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Stephen Douglas

Degree:

EMBA

Location:

United States

Industry:

Public Administration

Year:

2016-17

By Stephen Douglas

What’s Inevitable About Innovation? (Part II)

Reading the FT yesterday, I noticed the following paragraph in a story about a letter Apple wrote to regulators recently (attempting to sculpt laws governing nascent innovations and markets is just as important to innovators and inventors as the technology itself, so we have been learning – see “What’s Inevitable About Innovation? (Part I)”):

“…Despite its current focus on the systems underlying a self-driving vehicle, the letter leaves open the possibility that Apple will go on to design and produce a car of its own, rather than merely provide its technology to an existing manufacturer…”
FT December 3, 2016

Now, after the readings and classes for half of our “Strategy and Innovation” module of our Executive MBA at Oxford University’s Saïd Business School, I have some new tools to apply in the real world.

What these few sentences in the FT tell me is that Apple is, apparently, not yet certain where the value it will capture from a potential driverless car future will come from. It’s hedging. It may be the systems, which are second order innovations, or it may be the cars themselves.

But, as time and innovations persist, driverless cars may well go the same way as those Sci Fi dreams of Fifth Element-like flying cars, or the same way as the “horseless carriages” of yore.

We’re simply not yet sure of what the correct unit of analysis is: is it “cars” or “driverless,” or something else entirely?

What is certain, though, is that, given the investment in innovation by companies like Alphabet, Apple and Mercedes Benz, “something” will come out of this foment. It just may not be a marketplace that we, or even these companies, can imagine today.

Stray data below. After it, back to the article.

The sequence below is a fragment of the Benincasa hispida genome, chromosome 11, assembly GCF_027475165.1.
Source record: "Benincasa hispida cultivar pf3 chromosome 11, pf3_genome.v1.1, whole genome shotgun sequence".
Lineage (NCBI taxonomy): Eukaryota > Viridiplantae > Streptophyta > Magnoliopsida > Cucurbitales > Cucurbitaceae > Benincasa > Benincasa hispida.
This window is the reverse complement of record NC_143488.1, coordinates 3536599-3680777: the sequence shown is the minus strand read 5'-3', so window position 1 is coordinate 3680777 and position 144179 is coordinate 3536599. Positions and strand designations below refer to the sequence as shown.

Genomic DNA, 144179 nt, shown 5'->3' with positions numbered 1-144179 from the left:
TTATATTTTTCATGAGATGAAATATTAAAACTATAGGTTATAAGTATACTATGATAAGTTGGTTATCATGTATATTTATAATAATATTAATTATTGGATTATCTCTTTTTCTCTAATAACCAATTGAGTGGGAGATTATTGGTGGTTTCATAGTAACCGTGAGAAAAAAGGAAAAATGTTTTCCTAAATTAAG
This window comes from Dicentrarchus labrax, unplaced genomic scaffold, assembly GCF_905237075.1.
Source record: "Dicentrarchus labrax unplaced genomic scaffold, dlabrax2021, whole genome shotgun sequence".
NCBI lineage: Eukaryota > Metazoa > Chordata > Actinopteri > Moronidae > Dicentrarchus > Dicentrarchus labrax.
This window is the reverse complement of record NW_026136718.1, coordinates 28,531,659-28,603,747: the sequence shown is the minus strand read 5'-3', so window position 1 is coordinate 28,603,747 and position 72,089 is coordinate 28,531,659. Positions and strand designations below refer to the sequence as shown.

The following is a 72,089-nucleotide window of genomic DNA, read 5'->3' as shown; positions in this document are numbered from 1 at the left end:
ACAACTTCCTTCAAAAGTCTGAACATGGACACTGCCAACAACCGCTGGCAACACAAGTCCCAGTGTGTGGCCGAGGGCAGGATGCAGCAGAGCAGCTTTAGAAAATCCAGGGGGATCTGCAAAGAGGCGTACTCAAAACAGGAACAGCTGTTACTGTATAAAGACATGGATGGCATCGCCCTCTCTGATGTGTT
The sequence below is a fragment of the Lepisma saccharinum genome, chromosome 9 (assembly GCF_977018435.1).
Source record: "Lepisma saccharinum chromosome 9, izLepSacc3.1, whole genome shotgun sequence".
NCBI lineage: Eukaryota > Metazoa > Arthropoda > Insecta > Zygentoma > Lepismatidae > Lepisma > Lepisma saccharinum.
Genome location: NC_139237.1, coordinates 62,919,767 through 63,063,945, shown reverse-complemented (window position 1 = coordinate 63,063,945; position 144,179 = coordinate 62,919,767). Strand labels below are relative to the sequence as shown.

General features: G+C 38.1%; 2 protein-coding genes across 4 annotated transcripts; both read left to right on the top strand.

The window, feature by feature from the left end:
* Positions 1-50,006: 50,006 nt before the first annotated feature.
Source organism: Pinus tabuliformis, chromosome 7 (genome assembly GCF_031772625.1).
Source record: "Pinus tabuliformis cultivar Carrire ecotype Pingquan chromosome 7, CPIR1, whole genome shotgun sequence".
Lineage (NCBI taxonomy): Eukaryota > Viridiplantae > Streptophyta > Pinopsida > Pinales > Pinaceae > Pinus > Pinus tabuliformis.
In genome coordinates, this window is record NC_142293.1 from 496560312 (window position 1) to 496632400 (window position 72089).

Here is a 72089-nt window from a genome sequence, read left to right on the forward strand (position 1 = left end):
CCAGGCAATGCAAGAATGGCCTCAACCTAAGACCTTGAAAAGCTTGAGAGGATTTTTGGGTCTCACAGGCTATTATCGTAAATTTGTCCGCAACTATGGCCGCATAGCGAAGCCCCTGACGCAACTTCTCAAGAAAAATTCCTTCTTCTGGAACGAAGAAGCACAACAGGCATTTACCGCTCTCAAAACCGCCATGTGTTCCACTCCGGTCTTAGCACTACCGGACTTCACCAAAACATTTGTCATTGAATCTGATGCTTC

One clue for the trajectory this “something other” might come from is included in that FT article. Apple, it seems, in the letter there quoted, is offering its view that all actors in the nascent driverless car marketplace should share their data about crashes and how to prevent them (incidentally, we learned during our “Strategy and Innovation” course (see “What’s Inevitable About Innovation? (Part I)”) that questions about how to put together coalitions within your own firm, among other firms in the same market and with regulators are core elements in any innovation strategy and its implementation).

Perhaps, the research which Apple, Alphabet and co are currently doing into predicting human behavior so that machines can respond to it appropriately will find applications outside of the paradigm of “driverless cars”?

Such a trajectory, branching off from the mainstream innovation vectors of the driverless cars “industry”, may well become the future, rather than the driverless cars themselves. Driverless cars, if former innovation trajectories we have analysed are anything to go by, may well be an incorrect unit of analysis; a red herring.

What we’re left with, then, is the idea of “variance,” which is borrowed from Darwinian biology. Out of variance from fluid mainstream innovational trajectories (such as “driverless cars”) comes the unpredictable future. Our beginnings, as TS Eliot put it truly, never know our ends.

So, the next time we encounter a great idea in work or in the business newspapers or from a pitching entrepreneur, we’ll be better able to begin asking the kinds of “due diligence” questions that will help us avoid being swept up blindly in some pro-innovation hysteria. This is not a recipe for standing back, while others innovate. Rather, it is a strategy for maintaining composure, for resisting hysteria and for entering and perhaps consciously choosing to sculpt nascent marketplaces while remaining aware of the risks, even when some tech evangelist in your company simply knows what the next Big Thing definitely is.

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